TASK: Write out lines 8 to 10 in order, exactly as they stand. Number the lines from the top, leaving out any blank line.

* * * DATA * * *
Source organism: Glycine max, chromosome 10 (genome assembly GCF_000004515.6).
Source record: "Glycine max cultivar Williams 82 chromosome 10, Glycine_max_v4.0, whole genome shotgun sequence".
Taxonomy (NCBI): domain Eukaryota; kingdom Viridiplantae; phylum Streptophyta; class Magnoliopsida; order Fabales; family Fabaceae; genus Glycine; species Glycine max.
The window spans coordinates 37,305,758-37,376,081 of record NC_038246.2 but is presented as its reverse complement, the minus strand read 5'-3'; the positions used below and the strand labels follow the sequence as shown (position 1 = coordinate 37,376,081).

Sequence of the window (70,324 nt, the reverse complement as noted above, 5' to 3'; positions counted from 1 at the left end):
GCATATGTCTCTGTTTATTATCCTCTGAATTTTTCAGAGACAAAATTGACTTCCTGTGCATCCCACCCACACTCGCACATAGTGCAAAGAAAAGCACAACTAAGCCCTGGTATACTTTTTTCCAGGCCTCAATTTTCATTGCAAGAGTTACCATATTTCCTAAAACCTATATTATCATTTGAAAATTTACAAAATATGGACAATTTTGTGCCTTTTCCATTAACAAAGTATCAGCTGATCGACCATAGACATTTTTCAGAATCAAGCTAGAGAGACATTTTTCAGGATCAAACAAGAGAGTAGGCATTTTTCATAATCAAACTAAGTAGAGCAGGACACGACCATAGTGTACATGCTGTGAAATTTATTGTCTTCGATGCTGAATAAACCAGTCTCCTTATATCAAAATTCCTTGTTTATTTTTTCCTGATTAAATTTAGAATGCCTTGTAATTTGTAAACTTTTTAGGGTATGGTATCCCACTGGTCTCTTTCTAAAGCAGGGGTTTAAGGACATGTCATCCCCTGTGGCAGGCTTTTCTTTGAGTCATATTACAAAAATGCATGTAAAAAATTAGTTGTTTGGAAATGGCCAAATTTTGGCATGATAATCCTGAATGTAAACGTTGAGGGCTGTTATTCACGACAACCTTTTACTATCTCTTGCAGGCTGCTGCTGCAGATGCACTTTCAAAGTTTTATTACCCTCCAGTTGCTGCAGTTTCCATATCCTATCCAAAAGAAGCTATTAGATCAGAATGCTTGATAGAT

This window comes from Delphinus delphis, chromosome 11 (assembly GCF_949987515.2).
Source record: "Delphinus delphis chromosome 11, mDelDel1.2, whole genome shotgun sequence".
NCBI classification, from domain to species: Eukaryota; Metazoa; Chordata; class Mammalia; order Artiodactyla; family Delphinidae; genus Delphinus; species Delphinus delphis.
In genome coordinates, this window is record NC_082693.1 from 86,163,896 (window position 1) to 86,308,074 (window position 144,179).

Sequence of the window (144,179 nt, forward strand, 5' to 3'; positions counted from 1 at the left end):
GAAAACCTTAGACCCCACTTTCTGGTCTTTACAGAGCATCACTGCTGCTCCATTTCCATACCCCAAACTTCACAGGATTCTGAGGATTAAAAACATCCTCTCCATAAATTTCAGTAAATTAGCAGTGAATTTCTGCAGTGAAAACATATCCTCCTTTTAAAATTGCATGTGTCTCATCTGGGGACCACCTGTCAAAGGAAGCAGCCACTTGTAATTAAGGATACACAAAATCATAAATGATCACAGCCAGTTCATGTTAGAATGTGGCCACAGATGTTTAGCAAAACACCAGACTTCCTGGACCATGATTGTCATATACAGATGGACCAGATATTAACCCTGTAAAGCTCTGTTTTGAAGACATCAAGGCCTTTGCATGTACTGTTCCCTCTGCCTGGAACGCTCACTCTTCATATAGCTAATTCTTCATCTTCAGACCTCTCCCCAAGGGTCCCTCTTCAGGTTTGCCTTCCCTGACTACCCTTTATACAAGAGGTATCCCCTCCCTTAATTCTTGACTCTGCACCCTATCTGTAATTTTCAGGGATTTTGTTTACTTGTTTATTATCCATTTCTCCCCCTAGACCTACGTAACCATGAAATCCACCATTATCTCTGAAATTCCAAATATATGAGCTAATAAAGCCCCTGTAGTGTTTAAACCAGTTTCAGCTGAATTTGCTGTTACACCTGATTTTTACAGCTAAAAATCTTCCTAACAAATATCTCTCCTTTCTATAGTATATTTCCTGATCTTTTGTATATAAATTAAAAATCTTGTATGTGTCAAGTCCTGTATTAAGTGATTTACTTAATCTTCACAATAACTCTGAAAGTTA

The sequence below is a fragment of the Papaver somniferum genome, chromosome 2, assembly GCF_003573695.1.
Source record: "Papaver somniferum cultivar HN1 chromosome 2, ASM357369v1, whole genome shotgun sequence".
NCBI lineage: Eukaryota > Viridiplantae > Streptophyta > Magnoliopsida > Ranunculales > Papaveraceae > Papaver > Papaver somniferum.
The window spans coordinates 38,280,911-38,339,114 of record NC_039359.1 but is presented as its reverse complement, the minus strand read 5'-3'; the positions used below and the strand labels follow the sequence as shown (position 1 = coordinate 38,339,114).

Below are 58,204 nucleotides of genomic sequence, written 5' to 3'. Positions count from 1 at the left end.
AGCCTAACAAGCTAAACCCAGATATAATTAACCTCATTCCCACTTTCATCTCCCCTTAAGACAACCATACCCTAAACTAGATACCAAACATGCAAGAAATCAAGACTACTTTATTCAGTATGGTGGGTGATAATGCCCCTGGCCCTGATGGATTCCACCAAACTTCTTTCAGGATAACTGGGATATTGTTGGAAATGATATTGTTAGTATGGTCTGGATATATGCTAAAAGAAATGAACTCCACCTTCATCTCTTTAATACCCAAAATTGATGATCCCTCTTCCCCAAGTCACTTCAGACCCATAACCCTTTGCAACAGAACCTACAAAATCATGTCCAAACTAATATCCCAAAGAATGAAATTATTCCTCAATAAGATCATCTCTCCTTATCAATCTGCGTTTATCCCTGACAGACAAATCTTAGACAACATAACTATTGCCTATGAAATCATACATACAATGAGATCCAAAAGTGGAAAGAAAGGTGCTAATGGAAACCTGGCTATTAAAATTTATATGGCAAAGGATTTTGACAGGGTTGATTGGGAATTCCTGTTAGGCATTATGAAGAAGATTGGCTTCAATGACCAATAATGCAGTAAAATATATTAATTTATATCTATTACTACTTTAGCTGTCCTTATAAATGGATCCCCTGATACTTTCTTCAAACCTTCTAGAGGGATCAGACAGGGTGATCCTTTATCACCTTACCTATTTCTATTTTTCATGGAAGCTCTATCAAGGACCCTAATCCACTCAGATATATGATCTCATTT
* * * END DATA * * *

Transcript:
Source record: "Delphinus delphis chromosome 11, mDelDel1.2, whole genome shotgun sequence".
NCBI classification, from domain to species: Eukaryota; Metazoa; Chordata; class Mammalia; order Artiodactyla; family Delphinidae; genus Delphinus; species Delphinus delphis.
In genome coordinates, this window is record NC_082693.1 from 86,163,896 (window position 1) to 86,308,074 (window position 144,179).